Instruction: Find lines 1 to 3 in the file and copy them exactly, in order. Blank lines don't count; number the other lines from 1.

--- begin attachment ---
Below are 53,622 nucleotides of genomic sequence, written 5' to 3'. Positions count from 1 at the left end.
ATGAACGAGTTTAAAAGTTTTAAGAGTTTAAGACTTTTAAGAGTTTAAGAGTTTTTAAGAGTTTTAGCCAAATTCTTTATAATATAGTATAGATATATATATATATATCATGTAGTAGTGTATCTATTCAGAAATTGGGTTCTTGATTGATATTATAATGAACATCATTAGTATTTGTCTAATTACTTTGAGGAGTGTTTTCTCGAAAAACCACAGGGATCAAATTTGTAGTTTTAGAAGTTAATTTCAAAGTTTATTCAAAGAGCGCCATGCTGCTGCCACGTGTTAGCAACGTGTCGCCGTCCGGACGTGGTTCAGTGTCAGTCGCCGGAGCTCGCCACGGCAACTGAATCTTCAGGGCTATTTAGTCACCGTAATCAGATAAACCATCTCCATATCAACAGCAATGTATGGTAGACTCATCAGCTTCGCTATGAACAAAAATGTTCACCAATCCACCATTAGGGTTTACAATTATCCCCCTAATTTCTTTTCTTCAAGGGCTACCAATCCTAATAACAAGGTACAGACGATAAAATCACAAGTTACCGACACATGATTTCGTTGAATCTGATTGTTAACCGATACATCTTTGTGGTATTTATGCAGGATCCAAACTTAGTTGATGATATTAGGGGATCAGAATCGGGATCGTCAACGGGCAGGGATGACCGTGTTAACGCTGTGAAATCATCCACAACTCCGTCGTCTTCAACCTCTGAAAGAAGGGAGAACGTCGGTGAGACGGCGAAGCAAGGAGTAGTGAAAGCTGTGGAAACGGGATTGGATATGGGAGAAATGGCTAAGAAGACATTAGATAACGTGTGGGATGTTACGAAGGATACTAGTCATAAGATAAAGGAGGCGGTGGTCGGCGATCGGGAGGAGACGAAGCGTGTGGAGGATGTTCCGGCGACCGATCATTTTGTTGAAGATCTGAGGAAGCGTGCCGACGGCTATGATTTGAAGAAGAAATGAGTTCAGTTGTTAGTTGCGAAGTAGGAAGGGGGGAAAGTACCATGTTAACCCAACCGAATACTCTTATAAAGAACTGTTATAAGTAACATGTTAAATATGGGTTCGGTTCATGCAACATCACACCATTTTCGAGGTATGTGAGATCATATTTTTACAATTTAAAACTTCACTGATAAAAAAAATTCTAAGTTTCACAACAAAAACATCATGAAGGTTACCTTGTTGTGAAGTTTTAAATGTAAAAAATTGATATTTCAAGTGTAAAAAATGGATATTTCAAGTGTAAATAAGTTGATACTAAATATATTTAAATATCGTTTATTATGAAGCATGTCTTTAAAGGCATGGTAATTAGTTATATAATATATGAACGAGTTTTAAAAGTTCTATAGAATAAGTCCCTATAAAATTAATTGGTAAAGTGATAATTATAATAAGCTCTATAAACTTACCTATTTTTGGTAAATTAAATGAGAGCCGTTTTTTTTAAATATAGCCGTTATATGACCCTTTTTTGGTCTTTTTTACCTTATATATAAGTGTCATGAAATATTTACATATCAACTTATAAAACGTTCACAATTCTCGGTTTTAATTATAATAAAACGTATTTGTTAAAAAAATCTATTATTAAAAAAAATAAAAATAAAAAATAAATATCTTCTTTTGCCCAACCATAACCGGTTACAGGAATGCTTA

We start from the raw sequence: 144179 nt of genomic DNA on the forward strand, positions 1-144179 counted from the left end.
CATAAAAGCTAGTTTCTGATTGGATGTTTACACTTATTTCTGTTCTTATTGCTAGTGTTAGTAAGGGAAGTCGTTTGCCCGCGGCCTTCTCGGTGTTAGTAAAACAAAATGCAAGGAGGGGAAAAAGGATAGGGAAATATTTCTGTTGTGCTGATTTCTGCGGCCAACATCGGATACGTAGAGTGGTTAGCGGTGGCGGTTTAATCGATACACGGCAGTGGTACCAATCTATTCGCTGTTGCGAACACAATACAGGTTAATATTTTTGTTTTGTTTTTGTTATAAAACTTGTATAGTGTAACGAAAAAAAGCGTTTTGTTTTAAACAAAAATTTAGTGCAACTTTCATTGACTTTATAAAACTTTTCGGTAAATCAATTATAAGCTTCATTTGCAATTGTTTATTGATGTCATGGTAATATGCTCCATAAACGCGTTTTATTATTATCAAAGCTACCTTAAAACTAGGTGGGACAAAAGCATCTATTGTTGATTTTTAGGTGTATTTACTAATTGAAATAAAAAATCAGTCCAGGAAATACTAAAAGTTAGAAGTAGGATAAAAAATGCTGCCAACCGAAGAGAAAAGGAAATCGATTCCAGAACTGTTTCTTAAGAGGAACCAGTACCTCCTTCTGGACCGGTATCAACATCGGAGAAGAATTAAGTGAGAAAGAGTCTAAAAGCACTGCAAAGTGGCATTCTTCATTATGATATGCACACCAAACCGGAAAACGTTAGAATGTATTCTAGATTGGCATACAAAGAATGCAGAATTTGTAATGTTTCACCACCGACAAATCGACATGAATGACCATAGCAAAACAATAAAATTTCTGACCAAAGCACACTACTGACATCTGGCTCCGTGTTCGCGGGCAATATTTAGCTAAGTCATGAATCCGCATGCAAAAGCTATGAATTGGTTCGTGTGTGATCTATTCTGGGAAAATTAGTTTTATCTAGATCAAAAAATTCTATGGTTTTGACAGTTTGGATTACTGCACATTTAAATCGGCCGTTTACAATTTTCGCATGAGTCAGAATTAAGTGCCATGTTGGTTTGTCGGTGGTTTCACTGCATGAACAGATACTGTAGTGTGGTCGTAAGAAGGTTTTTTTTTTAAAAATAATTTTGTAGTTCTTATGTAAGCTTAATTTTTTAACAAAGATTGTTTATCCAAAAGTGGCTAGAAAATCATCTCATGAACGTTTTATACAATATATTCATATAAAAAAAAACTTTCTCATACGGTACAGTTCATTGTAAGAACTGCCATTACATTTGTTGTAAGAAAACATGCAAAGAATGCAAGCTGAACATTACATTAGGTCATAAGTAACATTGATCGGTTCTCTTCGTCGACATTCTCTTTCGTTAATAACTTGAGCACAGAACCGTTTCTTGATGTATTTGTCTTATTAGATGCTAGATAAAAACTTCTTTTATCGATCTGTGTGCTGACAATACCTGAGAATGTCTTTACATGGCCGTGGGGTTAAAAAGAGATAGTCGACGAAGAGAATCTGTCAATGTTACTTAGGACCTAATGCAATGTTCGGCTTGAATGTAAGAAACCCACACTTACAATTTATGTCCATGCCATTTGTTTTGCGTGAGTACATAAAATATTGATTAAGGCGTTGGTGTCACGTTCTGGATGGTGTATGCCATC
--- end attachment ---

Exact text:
Below are 53,622 nucleotides of genomic sequence, written 5' to 3'. Positions count from 1 at the left end.
ATGAACGAGTTTAAAAGTTTTAAGAGTTTAAGACTTTTAAGAGTTTAAGAGTTTTTAAGAGTTTTAGCCAAATTCTTTATAATATAGTATAGATATATATATATATATCATGTAGTAGTGTATCTATTCAGAAATTGGGTTCTTGATTGATATTATAATGAACATCATTAGTATTTGTCTAATTACTTTGAGGAGTGTTTTCTCGAAAAACCACAGGGATCAAATTTGTAGTTTTAGAAGTTAATTTCAAAGTTTATTCAAAGAGCGCCATGCTGCTGCCACGTGTTAGCAACGTGTCGCCGTCCGGACGTGGTTCAGTGTCAGTCGCCGGAGCTCGCCACGGCAACTGAATCTTCAGGGCTATTTAGTCACCGTAATCAGATAAACCATCTCCATATCAACAGCAATGTATGGTAGACTCATCAGCTTCGCTATGAACAAAAATGTTCACCAATCCACCATTAGGGTTTACAATTATCCCCCTAATTTCTTTTCTTCAAGGGCTACCAATCCTAATAACAAGGTACAGACGATAAAATCACAAGTTACCGACACATGATTTCGTTGAATCTGATTGTTAACCGATACATCTTTGTGGTATTTATGCAGGATCCAAACTTAGTTGATGATATTAGGGGATCAGAATCGGGATCGTCAACGGGCAGGGATGACCGTGTTAACGCTGTGAAATCATCCACAACTCCGTCGTCTTCAACCTCTGAAAGAAGGGAGAACGTCGGTGAGACGGCGAAGCAAGGAGTAGTGAAAGCTGTGGAAACGGGATTGGATATGGGAGAAATGGCTAAGAAGACATTAGATAACGTGTGGGATGTTACGAAGGATACTAGTCATAAGATAAAGGAGGCGGTGGTCGGCGATCGGGAGGAGACGAAGCGTGTGGAGGATGTTCCGGCGACCGATCATTTTGTTGAAGATCTGAGGAAGCGTGCCGACGGCTATGATTTGAAGAAGAAATGAGTTCAGTTGTTAGTTGCGAAGTAGGAAGGGGGGAAAGTACCATGTTAACCCAACCGAATACTCTTATAAAGAACTGTTATAAGTAACATGTTAAATATGGGTTCGGTTCATGCAACATCACACCATTTTCGAGGTATGTGAGATCATATTTTTACAATTTAAAACTTCACTGATAAAAAAAATTCTAAGTTTCACAACAAAAACATCATGAAGGTTACCTTGTTGTGAAGTTTTAAATGTAAAAAATTGATATTTCAAGTGTAAAAAATGGATATTTCAAGTGTAAATAAGTTGATACTAAATATATTTAAATATCGTTTATTATGAAGCATGTCTTTAAAGGCATGGTAATTAGTTATATAATATATGAACGAGTTTTAAAAGTTCTATAGAATAAGTCCCTATAAAATTAATTGGTAAAGTGATAATTATAATAAGCTCTATAAACTTACCTATTTTTGGTAAATTAAATGAGAGCCGTTTTTTTTAAATATAGCCGTTATATGACCCTTTTTTGGTCTTTTTTACCTTATATATAAGTGTCATGAAATATTTACATATCAACTTATAAAACGTTCACAATTCTCGGTTTTAATTATAATAAAACGTATTTGTTAAAAAAATCTATTATTAAAAAAAATAAAAATAAAAAATAAATATCTTCTTTTGCCCAACCATAACCGGTTACAGGAATGCTTA

We start from the raw sequence: 144179 nt of genomic DNA on the forward strand, positions 1-144179 counted from the left end.